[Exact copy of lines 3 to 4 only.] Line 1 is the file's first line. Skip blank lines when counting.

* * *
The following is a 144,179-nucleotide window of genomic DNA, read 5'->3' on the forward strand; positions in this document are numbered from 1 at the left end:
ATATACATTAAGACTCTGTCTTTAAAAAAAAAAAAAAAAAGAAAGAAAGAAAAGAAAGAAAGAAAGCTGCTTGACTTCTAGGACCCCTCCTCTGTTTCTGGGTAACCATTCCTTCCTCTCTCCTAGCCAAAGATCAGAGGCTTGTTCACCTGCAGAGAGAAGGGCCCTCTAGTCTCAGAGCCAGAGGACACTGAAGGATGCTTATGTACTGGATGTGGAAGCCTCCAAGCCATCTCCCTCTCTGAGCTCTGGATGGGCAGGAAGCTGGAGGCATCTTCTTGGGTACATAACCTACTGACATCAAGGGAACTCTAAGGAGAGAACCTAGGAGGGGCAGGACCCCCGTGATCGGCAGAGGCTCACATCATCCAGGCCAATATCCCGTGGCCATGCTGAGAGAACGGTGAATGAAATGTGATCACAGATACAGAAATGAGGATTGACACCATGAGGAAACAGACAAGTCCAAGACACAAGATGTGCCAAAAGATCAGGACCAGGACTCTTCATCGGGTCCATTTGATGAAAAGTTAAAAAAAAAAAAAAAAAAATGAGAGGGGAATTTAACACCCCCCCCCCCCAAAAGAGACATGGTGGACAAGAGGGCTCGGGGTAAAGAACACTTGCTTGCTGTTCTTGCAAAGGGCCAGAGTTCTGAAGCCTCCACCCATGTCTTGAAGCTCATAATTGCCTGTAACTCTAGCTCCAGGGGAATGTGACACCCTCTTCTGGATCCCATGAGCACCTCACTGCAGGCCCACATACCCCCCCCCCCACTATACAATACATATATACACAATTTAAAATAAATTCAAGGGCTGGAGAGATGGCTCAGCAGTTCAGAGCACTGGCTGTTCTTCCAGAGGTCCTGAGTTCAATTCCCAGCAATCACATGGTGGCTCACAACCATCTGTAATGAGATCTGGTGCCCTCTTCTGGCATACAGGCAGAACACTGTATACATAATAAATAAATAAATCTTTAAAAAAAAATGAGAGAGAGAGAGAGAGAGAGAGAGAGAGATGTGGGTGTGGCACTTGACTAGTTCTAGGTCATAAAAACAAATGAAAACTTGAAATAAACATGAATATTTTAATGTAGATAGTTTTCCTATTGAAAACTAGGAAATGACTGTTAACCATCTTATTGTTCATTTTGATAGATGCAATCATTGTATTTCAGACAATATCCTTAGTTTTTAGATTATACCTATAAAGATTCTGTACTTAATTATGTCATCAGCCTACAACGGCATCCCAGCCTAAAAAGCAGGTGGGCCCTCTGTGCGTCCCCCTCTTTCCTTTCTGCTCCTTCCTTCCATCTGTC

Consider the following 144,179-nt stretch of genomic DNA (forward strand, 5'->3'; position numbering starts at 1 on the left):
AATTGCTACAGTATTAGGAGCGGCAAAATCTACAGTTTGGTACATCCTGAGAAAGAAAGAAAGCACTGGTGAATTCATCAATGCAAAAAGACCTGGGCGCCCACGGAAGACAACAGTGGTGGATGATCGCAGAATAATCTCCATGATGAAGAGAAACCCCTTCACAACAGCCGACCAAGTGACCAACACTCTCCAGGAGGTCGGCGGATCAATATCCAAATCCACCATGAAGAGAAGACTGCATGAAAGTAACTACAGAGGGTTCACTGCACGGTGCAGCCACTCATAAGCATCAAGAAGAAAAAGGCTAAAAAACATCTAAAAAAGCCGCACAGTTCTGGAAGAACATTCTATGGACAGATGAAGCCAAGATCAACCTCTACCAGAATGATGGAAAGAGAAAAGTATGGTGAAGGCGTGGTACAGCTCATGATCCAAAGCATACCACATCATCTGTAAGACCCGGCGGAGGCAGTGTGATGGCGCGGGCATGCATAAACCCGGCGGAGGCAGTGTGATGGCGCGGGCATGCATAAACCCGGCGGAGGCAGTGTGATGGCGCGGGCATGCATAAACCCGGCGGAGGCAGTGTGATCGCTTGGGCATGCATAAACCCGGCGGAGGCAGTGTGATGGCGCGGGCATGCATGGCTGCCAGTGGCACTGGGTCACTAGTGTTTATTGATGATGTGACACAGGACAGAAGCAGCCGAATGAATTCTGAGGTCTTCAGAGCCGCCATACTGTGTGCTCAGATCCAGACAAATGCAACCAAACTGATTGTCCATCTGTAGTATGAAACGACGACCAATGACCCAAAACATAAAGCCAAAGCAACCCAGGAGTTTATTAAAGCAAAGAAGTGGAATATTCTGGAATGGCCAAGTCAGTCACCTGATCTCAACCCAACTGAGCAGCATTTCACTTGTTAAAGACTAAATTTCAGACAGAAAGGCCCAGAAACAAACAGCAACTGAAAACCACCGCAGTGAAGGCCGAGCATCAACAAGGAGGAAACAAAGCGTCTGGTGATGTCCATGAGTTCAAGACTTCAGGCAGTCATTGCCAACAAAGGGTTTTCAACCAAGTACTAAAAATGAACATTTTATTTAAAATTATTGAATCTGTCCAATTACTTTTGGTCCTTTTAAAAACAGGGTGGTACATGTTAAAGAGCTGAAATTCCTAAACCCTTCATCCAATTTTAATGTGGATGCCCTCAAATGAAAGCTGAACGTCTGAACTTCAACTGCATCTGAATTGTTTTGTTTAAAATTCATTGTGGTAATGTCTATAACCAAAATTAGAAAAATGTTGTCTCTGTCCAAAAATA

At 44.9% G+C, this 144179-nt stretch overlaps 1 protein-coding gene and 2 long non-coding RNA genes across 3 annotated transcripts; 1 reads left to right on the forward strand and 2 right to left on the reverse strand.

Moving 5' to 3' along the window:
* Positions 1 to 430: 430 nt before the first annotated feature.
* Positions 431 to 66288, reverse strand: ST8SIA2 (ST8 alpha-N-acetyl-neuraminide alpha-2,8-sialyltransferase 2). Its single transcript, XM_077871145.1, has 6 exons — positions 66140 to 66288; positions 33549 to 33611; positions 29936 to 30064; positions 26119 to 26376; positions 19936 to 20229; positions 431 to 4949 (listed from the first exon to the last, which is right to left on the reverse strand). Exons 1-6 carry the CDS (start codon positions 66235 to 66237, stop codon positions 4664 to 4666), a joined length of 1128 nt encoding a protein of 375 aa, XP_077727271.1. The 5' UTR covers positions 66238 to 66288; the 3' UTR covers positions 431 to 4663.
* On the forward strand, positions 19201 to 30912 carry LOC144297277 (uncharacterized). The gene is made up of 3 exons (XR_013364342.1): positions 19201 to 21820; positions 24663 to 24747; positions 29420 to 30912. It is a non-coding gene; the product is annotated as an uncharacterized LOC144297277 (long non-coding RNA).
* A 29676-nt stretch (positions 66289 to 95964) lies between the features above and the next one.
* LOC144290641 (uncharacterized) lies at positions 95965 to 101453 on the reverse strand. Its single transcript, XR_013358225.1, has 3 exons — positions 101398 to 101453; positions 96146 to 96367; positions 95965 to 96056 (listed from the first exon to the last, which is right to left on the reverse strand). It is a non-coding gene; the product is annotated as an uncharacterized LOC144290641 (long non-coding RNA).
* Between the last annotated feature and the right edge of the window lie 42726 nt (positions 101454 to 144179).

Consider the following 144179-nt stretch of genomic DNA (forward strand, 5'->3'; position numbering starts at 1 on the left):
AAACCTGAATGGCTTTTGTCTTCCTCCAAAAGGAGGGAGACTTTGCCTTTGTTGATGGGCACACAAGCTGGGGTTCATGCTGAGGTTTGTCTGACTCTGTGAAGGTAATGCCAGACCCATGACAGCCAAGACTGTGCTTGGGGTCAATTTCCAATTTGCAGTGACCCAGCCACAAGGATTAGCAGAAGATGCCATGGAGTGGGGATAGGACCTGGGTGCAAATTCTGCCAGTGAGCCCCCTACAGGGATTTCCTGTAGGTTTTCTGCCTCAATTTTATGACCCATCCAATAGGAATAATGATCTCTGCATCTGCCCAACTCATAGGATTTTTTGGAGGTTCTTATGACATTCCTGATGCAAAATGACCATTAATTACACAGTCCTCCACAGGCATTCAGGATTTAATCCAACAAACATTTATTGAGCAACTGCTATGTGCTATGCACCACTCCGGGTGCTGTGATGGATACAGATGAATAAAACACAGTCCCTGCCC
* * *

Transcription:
Consider the following 144,179-nt stretch of genomic DNA (forward strand, 5'->3'; position numbering starts at 1 on the left):
AATTGCTACAGTATTAGGAGCGGCAAAATCTACAGTTTGGTACATCCTGAGAAAGAAAGAAAGCACTGGTGAATTCATCAATGCAAAAAGACCTGGGCGCCCACGGAAGACAACAGTGGTGGATGATCGCAGAATAATCTCCATGATGAAGAGAAACCCCTTCACAACAGCCGACCAAGTGACCAACACTCTCCAGGAGGTCGGCGGATCAATATCCAAATCCACCATGAAGAGAAGACTGCATGAAAGTAACTACAGAGGGTTCACTGCACGGTGCAGCCACTCATAAGCATCAAGAAGAAAAAGGCTAAAAAACATCTAAAAAAGCCGCACAGTTCTGGAAGAACATTCTATGGACAGATGAAGCCAAGATCAACCTCTACCAGAATGATGGAAAGAGAAAAGTATGGTGAAGGCGTGGTACAGCTCATGATCCAAAGCATACCACATCATCTGTAAGACCCGGCGGAGGCAGTGTGATGGCGCGGGCATGCATAAACCCGGCGGAGGCAGTGTGATGGCGCGGGCATGCATAAACCCGGCGGAGGCAGTGTGATGGCGCGGGCATGCATAAACCCGGCGGAGGCAGTGTGATCGCTTGGGCATGCATAAACCCGGCGGAGGCAGTGTGATGGCGCGGGCATGCATGGCTGCCAGTGGCACTGGGTCACTAGTGTTTATTGATGATGTGACACAGGACAGAAGCAGCCGAATGAATTCTGAGGTCTTCAGAGCCGCCATACTGTGTGCTCAGATCCAGACAAATGCAACCAAACTGATTGTCCATCTGTAGTATGAAACGACGACCAATGACCCAAAACATAAAGCCAAAGCAACCCAGGAGTTTATTAAAGCAAAGAAGTGGAATATTCTGGAATGGCCAAGTCAGTCACCTGATCTCAACCCAACTGAGCAGCATTTCACTTGTTAAAGACTAAATTTCAGACAGAAAGGCCCAGAAACAAACAGCAACTGAAAACCACCGCAGTGAAGGCCGAGCATCAACAAGGAGGAAACAAAGCGTCTGGTGATGTCCATGAGTTCAAGACTTCAGGCAGTCATTGCCAACAAAGGGTTTTCAACCAAGTACTAAAAATGAACATTTTATTTAAAATTATTGAATCTGTCCAATTACTTTTGGTCCTTTTAAAAACAGGGTGGTACATGTTAAAGAGCTGAAATTCCTAAACCCTTCATCCAATTTTAATGTGGATGCCCTCAAATGAAAGCTGAACGTCTGAACTTCAACTGCATCTGAATTGTTTTGTTTAAAATTCATTGTGGTAATGTCTATAACCAAAATTAGAAAAATGTTGTCTCTGTCCAAAAATA